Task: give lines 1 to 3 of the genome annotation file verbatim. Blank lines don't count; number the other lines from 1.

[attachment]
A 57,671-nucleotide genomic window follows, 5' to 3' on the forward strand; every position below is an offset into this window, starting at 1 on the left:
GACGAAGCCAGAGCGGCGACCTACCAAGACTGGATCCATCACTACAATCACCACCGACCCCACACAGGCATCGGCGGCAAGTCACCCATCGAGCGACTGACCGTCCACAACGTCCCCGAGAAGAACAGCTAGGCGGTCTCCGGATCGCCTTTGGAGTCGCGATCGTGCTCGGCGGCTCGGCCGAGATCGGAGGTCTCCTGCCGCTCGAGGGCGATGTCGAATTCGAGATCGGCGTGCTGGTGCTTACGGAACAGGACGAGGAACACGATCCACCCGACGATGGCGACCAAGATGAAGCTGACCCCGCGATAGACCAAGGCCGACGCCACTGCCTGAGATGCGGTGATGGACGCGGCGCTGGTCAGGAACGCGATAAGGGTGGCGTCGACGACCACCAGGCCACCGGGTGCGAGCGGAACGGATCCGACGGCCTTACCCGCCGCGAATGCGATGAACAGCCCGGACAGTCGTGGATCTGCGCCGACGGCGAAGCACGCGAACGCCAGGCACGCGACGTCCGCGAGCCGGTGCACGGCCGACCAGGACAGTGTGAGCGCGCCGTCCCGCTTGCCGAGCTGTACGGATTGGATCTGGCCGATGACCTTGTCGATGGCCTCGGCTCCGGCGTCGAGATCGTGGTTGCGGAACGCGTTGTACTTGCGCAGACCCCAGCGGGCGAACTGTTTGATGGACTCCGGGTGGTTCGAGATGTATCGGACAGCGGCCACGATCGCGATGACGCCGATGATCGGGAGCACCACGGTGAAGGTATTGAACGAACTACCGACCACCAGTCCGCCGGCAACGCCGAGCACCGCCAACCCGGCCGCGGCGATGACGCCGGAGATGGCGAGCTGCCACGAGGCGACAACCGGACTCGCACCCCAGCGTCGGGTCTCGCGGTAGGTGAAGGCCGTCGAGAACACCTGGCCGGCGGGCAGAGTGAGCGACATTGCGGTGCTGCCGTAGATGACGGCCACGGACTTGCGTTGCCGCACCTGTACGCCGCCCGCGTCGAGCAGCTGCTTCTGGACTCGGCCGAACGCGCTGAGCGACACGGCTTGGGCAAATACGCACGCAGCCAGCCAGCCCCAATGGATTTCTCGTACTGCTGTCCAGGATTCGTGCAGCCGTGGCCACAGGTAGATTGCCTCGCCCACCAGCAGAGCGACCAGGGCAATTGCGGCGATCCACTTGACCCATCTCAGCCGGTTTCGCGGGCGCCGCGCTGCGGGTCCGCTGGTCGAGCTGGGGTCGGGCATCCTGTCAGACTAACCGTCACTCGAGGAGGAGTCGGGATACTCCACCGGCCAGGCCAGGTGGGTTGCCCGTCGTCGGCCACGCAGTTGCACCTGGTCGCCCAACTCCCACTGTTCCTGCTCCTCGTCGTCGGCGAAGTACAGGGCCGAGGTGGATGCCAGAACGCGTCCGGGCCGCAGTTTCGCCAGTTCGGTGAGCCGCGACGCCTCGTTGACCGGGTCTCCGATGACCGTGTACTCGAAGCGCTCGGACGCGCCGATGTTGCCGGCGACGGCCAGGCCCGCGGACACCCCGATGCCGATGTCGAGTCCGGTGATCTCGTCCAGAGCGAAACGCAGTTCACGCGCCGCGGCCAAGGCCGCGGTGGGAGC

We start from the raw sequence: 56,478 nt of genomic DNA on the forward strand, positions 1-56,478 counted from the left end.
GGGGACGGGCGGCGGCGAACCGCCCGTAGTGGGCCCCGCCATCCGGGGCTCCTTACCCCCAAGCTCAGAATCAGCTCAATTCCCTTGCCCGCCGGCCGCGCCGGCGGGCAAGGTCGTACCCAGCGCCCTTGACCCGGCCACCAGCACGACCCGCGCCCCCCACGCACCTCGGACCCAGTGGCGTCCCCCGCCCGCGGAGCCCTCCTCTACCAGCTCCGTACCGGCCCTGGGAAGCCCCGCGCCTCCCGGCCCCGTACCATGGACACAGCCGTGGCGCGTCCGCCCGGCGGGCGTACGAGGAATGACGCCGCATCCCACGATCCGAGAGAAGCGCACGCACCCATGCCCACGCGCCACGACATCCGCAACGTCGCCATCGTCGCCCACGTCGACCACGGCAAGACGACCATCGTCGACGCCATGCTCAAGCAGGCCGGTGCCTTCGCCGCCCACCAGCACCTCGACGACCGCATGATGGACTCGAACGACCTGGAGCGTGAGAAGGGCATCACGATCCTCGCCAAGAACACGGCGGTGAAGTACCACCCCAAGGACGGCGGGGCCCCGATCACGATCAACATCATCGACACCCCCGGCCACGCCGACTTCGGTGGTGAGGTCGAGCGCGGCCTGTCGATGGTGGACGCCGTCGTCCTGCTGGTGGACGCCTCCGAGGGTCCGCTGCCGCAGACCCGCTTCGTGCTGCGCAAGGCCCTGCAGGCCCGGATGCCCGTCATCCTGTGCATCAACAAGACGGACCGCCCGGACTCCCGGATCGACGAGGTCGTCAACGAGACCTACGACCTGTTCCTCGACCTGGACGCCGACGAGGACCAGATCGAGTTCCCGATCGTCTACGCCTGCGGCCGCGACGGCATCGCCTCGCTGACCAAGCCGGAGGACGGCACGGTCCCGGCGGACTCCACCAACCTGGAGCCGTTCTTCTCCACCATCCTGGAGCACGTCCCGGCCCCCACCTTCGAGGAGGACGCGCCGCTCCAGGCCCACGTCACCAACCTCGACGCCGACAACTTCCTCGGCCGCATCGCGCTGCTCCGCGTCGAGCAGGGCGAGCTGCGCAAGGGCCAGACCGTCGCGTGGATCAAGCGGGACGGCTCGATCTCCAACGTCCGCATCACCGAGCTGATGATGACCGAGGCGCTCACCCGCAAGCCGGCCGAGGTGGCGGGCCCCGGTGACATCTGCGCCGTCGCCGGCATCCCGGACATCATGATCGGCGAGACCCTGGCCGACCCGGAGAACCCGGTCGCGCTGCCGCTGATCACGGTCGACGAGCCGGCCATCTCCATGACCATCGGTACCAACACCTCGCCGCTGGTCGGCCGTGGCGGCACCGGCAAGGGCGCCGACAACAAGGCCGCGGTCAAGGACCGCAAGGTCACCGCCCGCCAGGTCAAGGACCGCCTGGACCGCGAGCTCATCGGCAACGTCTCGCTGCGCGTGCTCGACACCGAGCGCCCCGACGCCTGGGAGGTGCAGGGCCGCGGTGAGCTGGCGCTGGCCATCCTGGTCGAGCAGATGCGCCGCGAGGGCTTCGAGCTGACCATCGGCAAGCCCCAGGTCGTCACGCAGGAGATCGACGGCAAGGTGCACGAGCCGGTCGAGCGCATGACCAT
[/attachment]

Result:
A 57,671-nucleotide genomic window follows, 5' to 3' on the forward strand; every position below is an offset into this window, starting at 1 on the left:
GACGAAGCCAGAGCGGCGACCTACCAAGACTGGATCCATCACTACAATCACCACCGACCCCACACAGGCATCGGCGGCAAGTCACCCATCGAGCGACTGACCGTCCACAACGTCCCCGAGAAGAACAGCTAGGCGGTCTCCGGATCGCCTTTGGAGTCGCGATCGTGCTCGGCGGCTCGGCCGAGATCGGAGGTCTCCTGCCGCTCGAGGGCGATGTCGAATTCGAGATCGGCGTGCTGGTGCTTACGGAACAGGACGAGGAACACGATCCACCCGACGATGGCGACCAAGATGAAGCTGACCCCGCGATAGACCAAGGCCGACGCCACTGCCTGAGATGCGGTGATGGACGCGGCGCTGGTCAGGAACGCGATAAGGGTGGCGTCGACGACCACCAGGCCACCGGGTGCGAGCGGAACGGATCCGACGGCCTTACCCGCCGCGAATGCGATGAACAGCCCGGACAGTCGTGGATCTGCGCCGACGGCGAAGCACGCGAACGCCAGGCACGCGACGTCCGCGAGCCGGTGCACGGCCGACCAGGACAGTGTGAGCGCGCCGTCCCGCTTGCCGAGCTGTACGGATTGGATCTGGCCGATGACCTTGTCGATGGCCTCGGCTCCGGCGTCGAGATCGTGGTTGCGGAACGCGTTGTACTTGCGCAGACCCCAGCGGGCGAACTGTTTGATGGACTCCGGGTGGTTCGAGATGTATCGGACAGCGGCCACGATCGCGATGACGCCGATGATCGGGAGCACCACGGTGAAGGTATTGAACGAACTACCGACCACCAGTCCGCCGGCAACGCCGAGCACCGCCAACCCGGCCGCGGCGATGACGCCGGAGATGGCGAGCTGCCACGAGGCGACAACCGGACTCGCACCCCAGCGTCGGGTCTCGCGGTAGGTGAAGGCCGTCGAGAACACCTGGCCGGCGGGCAGAGTGAGCGACATTGCGGTGCTGCCGTAGATGACGGCCACGGACTTGCGTTGCCGCACCTGTACGCCGCCCGCGTCGAGCAGCTGCTTCTGGACTCGGCCGAACGCGCTGAGCGACACGGCTTGGGCAAATACGCACGCAGCCAGCCAGCCCCAATGGATTTCTCGTACTGCTGTCCAGGATTCGTGCAGCCGTGGCCACAGGTAGATTGCCTCGCCCACCAGCAGAGCGACCAGGGCAATTGCGGCGATCCACTTGACCCATCTCAGCCGGTTTCGCGGGCGCCGCGCTGCGGGTCCGCTGGTCGAGCTGGGGTCGGGCATCCTGTCAGACTAACCGTCACTCGAGGAGGAGTCGGGATACTCCACCGGCCAGGCCAGGTGGGTTGCCCGTCGTCGGCCACGCAGTTGCACCTGGTCGCCCAACTCCCACTGTTCCTGCTCCTCGTCGTCGGCGAAGTACAGGGCCGAGGTGGATGCCAGAACGCGTCCGGGCCGCAGTTTCGCCAGTTCGGTGAGCCGCGACGCCTCGTTGACCGGGTCTCCGATGACCGTGTACTCGAAGCGCTCGGACGCGCCGATGTTGCCGGCGACGGCCAGGCCCGCGGACACCCCGATGCCGATGTCGAGTCCGGTGATCTCGTCCAGAGCGAAACGCAGTTCACGCGCCGCGGCCAAGGCCGCGGTGGGAGC

We start from the raw sequence: 56,478 nt of genomic DNA on the forward strand, positions 1-56,478 counted from the left end.